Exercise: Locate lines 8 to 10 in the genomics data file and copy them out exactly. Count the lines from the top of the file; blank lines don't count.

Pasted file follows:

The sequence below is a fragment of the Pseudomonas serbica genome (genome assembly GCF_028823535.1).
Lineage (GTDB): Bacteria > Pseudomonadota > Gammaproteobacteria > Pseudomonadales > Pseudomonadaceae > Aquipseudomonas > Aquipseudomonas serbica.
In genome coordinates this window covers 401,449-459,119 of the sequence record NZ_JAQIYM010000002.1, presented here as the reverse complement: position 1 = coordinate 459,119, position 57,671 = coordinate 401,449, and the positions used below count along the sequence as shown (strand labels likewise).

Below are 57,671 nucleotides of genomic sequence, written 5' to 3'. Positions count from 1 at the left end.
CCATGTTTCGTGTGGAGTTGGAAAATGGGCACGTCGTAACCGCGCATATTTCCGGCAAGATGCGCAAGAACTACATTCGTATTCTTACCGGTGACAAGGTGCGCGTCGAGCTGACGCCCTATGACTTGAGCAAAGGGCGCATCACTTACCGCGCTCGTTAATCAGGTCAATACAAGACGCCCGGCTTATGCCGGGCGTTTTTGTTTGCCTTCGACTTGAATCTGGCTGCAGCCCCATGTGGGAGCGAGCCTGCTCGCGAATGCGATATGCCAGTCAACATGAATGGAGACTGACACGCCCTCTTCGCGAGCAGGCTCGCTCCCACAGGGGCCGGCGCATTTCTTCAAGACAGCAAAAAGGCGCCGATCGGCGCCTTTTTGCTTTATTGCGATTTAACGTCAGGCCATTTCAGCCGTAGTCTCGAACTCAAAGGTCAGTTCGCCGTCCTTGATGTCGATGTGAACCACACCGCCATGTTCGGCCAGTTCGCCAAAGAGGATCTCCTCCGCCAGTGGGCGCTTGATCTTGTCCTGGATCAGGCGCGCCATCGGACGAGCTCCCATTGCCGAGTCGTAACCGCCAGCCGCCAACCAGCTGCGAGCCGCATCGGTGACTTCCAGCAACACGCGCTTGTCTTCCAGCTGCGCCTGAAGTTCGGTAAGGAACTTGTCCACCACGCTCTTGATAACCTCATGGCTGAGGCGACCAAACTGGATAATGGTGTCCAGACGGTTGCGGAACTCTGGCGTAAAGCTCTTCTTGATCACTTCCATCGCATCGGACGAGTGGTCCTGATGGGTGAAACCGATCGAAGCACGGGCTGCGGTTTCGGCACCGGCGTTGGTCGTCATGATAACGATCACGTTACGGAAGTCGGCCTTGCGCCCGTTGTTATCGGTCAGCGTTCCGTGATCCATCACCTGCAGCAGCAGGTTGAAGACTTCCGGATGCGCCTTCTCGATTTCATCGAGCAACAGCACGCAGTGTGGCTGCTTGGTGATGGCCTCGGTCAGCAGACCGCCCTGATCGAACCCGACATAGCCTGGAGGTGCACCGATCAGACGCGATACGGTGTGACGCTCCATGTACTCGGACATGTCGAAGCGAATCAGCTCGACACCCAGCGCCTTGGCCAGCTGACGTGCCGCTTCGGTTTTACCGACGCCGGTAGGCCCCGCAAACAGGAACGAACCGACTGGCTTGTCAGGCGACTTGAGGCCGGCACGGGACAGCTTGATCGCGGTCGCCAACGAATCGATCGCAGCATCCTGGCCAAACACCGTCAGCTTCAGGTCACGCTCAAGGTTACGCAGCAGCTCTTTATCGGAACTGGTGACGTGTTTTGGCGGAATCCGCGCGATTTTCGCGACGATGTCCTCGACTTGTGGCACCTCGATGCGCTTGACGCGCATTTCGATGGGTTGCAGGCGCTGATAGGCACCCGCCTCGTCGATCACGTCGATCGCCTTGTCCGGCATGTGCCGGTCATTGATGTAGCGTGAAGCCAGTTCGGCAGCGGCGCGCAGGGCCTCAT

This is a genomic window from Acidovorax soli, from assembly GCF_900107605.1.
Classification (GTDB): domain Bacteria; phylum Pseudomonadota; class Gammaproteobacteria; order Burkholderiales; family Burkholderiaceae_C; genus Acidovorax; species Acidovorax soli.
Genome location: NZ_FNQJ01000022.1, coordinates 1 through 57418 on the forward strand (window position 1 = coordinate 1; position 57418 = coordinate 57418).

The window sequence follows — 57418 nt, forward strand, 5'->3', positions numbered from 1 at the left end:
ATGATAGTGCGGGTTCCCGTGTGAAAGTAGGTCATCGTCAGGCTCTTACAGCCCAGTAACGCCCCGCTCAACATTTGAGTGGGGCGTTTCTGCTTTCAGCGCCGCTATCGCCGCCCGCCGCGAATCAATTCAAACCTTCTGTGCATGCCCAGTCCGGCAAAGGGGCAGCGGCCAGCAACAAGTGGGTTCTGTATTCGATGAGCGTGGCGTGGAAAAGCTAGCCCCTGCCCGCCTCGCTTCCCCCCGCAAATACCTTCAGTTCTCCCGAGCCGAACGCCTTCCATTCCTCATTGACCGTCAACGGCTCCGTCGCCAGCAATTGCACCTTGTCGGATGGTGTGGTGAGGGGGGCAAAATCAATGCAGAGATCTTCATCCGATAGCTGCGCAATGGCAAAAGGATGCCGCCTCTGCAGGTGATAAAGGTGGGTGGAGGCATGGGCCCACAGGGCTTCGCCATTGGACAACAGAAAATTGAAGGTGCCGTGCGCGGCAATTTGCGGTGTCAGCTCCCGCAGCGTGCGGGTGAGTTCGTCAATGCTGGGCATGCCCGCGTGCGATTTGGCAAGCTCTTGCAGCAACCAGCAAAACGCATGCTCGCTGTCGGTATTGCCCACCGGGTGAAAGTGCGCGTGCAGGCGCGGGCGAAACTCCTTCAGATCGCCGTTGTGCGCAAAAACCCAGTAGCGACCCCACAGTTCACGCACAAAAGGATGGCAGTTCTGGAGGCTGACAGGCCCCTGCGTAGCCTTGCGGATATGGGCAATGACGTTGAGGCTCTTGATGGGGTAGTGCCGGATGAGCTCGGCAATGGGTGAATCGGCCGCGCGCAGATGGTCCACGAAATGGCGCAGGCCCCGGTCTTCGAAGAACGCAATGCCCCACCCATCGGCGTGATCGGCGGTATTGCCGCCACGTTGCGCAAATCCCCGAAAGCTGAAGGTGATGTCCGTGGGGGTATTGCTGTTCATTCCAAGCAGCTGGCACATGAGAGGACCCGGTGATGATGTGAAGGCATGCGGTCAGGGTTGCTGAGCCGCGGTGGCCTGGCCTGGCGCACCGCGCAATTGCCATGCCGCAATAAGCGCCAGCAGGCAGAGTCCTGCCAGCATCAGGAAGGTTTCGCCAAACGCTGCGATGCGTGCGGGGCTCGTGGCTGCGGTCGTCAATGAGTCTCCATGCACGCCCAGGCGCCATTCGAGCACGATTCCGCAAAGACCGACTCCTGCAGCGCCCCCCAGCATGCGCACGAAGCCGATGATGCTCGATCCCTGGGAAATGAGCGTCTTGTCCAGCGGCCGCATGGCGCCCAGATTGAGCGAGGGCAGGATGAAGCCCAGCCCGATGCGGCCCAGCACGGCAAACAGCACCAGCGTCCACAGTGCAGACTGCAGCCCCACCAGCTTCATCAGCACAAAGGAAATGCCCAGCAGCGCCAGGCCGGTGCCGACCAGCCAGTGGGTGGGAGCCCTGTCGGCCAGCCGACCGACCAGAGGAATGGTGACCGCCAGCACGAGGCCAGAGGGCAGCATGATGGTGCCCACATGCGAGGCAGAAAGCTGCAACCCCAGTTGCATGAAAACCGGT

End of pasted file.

Genome location: NZ_FNQJ01000022.1, coordinates 1 through 57418 on the forward strand (window position 1 = coordinate 1; position 57418 = coordinate 57418).

The window sequence follows — 57418 nt, forward strand, 5'->3', positions numbered from 1 at the left end:
ATGATAGTGCGGGTTCCCGTGTGAAAGTAGGTCATCGTCAGGCTCTTACAGCCCAGTAACGCCCCGCTCAACATTTGAGTGGGGCGTTTCTGCTTTCAGCGCCGCTATCGCCGCCCGCCGCGAATCAATTCAAACCTTCTGTGCATGCCCAGTCCGGCAAAGGGGCAGCGGCCAGCAACAAGTGGGTTCTGTATTCGATGAGCGTGGCGTGGAAAAGCTAGCCCCTGCCCGCCTCGCTTCCCCCCGCAAATACCTTCAGTTCTCCCGAGCCGAACGCCTTCCATTCCTCATTGACCGTCAACGGCTCCGTCGCCAGCAATTGCACCTTGTCGGATGGTGTGGTGAGGGGGGCAAAATCAATGCAGAGATCTTCATCCGATAGCTGCGCAATGGCAAAAGGATGCCGCCTCTGCAGGTGATAAAGGTGGGTGGAGGCATGGGCCCACAGGGCTTCGCCATTGGACAACAGAAAATTGAAGGTGCCGTGCGCGGCAATTTGCGGTGTCAGCTCCCGCAGCGTGCGGGTGAGTTCGTCAATGCTGGGCATGCCCGCGTGCGATTTGGCAAGCTCTTGCAGCAACCAGCAAAACGCATGCTCGCTGTCGGTATTGCCCACCGGGTGAAAGTGCGCGTGCAGGCGCGGGCGAAACTCCTTCAGATCGCCGTTGTGCGCAAAAACCCAGTAGCGACCCCACAGTTCACGCACAAAAGGATGGCAGTTCTGGAGGCTGACAGGCCCCTGCGTAGCCTTGCGGATATGGGCAATGACGTTGAGGCTCTTGATGGGGTAGTGCCGGATGAGCTCGGCAATGGGTGAATCGGCCGCGCGCAGATGGTCCACGAAATGGCGCAGGCCCCGGTCTTCGAAGAACGCAATGCCCCACCCATCGGCGTGATCGGCGGTATTGCCGCCACGTTGCGCAAATCCCCGAAAGCTGAAGGTGATGTCCGTGGGGGTATTGCTGTTCATTCCAAGCAGCTGGCACATGAGAGGACCCGGTGATGATGTGAAGGCATGCGGTCAGGGTTGCTGAGCCGCGGTGGCCTGGCCTGGCGCACCGCGCAATTGCCATGCCGCAATAAGCGCCAGCAGGCAGAGTCCTGCCAGCATCAGGAAGGTTTCGCCAAACGCTGCGATGCGTGCGGGGCTCGTGGCTGCGGTCGTCAATGAGTCTCCATGCACGCCCAGGCGCCATTCGAGCACGATTCCGCAAAGACCGACTCCTGCAGCGCCCCCCAGCATGCGCACGAAGCCGATGATGCTCGATCCCTGGGAAATGAGCGTCTTGTCCAGCGGCCGCATGGCGCCCAGATTGAGCGAGGGCAGGATGAAGCCCAGCCCGATGCGGCCCAGCACGGCAAACAGCACCAGCGTCCACAGTGCAGACTGCAGCCCCACCAGCTTCATCAGCACAAAGGAAATGCCCAGCAGCGCCAGGCCGGTGCCGACCAGCCAGTGGGTGGGAGCCCTGTCGGCCAGCCGACCGACCAGAGGAATGGTGACCGCCAGCACGAGGCCAGAGGGCAGCATGATGGTGCCCACATGCGAGGCAGAAAGCTGCAACCCCAGTTGCATGAAAACCGGT